Network News

X My Profile
View More Activity
About this Blog   |   On Twitter   |   Follow us on Facebook   |   RSS Feeds RSS Feed

Virginia Politics Blog: February 10, 2008 - February 16, 2008

Feder's Fat Wallet

Judy Feder, one of the Democratic challengers to U.S. Rep. Frank R. Wolf (R-Va.) this year, has made CQ Politics' top 10 list of best-funded, opposite party challengers. She's ranked ninth in the cash-on-hand department. Feder is known for her fund-raising abilities. In 2006, she amassed more than $1.5 million in her first match-up against the popular 14-term incumbent, who raised just over $1.7 million....

By Sandhya Somashekhar  |  February 16, 2008; 9:05 AM ET  |  Permalink  |  Comments (4)
Categories:  Election 2008/Congress , Sandhya Somashekhar  
Save & Share:  Send E-mail   Facebook   Twitter   Digg   Yahoo Buzz   Del.icio.us   StumbleUpon   Technorati   Google Buzz  

Connolly Makes It Official

Gerald E. Connolly, chairman of the Fairfax County Board of Supervisors, formally announced his candidacy for Congress yesterday. Connolly is seeking the Democratic nomination in the 11th Congressional District. He faces three opponents: former congresswoman and state senator Leslie L. Byrne, community activist Douglas J. Denneny and physical therapist Lori P. Alexander....

By Amy Gardner  |  February 15, 2008; 8:27 AM ET  |  Permalink  |  Comments (12)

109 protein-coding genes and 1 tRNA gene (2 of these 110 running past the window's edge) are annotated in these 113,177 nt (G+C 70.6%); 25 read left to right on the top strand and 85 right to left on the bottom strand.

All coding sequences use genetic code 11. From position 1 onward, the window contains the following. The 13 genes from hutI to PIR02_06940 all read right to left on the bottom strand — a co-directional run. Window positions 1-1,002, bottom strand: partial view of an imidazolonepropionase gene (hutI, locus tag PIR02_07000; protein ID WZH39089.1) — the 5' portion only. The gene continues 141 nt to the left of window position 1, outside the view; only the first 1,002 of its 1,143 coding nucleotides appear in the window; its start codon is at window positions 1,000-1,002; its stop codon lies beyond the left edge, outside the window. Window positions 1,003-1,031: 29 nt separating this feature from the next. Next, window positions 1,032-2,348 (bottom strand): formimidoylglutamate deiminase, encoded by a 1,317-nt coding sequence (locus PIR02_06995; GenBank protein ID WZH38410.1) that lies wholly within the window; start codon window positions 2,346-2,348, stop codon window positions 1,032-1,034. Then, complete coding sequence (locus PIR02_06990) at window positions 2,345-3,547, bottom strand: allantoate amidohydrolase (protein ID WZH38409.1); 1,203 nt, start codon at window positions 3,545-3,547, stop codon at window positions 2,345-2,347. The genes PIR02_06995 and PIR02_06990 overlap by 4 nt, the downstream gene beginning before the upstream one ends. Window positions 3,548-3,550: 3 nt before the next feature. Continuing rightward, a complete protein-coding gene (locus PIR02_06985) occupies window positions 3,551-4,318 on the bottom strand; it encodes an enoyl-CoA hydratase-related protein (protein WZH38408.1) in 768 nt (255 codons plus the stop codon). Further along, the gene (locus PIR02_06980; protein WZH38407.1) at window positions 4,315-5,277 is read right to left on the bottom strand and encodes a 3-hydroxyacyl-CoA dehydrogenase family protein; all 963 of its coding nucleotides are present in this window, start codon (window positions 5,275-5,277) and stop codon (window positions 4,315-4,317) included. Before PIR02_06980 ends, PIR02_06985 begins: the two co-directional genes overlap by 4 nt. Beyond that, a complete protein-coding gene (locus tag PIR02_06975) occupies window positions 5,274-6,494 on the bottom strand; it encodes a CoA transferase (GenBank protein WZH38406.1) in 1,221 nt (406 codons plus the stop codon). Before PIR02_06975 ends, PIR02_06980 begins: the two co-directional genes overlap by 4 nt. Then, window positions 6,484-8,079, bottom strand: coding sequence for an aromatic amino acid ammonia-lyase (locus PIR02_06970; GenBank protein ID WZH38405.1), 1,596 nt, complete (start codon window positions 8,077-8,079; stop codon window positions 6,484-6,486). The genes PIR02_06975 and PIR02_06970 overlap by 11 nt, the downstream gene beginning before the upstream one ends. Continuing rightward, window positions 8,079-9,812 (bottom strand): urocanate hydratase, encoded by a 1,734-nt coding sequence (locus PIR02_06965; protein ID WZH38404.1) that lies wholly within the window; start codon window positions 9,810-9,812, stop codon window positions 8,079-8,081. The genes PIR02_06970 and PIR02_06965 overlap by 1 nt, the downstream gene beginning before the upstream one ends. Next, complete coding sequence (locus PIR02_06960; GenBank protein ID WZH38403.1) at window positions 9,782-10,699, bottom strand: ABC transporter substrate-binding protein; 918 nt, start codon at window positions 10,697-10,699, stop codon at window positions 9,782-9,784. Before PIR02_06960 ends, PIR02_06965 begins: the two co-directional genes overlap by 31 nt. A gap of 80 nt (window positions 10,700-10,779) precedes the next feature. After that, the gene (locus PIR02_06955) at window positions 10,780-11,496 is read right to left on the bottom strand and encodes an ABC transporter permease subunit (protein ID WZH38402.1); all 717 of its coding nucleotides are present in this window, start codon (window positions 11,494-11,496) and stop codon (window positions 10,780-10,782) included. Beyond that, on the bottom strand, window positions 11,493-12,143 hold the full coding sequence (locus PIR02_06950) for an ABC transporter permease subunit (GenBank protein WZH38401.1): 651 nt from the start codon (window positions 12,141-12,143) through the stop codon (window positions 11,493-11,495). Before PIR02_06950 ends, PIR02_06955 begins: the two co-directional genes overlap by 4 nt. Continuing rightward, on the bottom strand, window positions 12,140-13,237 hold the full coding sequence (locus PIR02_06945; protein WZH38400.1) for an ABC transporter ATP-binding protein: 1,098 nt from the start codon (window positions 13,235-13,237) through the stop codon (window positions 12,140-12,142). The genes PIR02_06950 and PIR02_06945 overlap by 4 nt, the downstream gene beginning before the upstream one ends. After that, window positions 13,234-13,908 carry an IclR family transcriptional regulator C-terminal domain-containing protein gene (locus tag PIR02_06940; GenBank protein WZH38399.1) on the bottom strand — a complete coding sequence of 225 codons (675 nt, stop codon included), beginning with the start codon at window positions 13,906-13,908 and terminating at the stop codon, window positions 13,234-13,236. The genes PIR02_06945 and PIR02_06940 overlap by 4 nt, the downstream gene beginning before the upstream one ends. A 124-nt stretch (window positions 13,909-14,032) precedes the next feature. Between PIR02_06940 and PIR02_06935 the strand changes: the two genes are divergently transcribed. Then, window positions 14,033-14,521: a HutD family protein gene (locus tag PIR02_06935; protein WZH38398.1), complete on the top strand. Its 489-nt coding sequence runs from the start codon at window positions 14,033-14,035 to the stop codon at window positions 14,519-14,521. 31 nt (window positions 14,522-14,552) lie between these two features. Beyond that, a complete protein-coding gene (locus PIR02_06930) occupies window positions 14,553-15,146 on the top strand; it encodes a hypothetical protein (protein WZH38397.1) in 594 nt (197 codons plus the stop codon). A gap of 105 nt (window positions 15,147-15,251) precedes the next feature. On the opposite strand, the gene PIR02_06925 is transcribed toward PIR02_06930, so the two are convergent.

Categories:  Amy Gardner  
Save & Share:  Send E-mail   Facebook   Twitter   Digg   Yahoo Buzz   Del.icio.us   StumbleUpon   Technorati   Google Buzz  

Obama (Almost) Sweeps Northern Virginia

So how bad did Sen. Barack Obama thrash Sen. Hillary Rodham Clinton in Northern Virginia on Tuesday? According to the state Board of Elections, Clinton (D-N.Y.) didn't win a single precinct in Alexandria. She won one in Arlington (Arlington Mill) and one in Loudoun (Guilford). She won three in Prince William (Stonewall, Park and Potomac View). She also won seven in Fairfax County (Ravensworth, Holmes, Edsall, Parklawn, Lynbrook, Greenspring and Virginia Hills). But Obama (D-Ill.) swept every other precinct in the core of Northern Virginia, often by a 2 to 1 margin. There are 27 precincts in Alexandria, 51 in Arlington, 73 in Prince William, 63 in Loudoun and 232 in Fairfax County. Earlier today, the Virginia Democratic Party estimated Obama will be awarded 54 Virginia pledged delegates. Clinton will get 29....

By Tim Craig  |  February 14, 2008; 4:10 PM ET  |  Permalink  |  Comments (4)
Categories:  Election 2008/President , Tim Craig  
Save & Share:  Send E-mail   Facebook   Twitter   Digg   Yahoo Buzz   Del.icio.us   StumbleUpon   Technorati   Google Buzz  

A Superdelegate Sticks with Clinton in an Obama State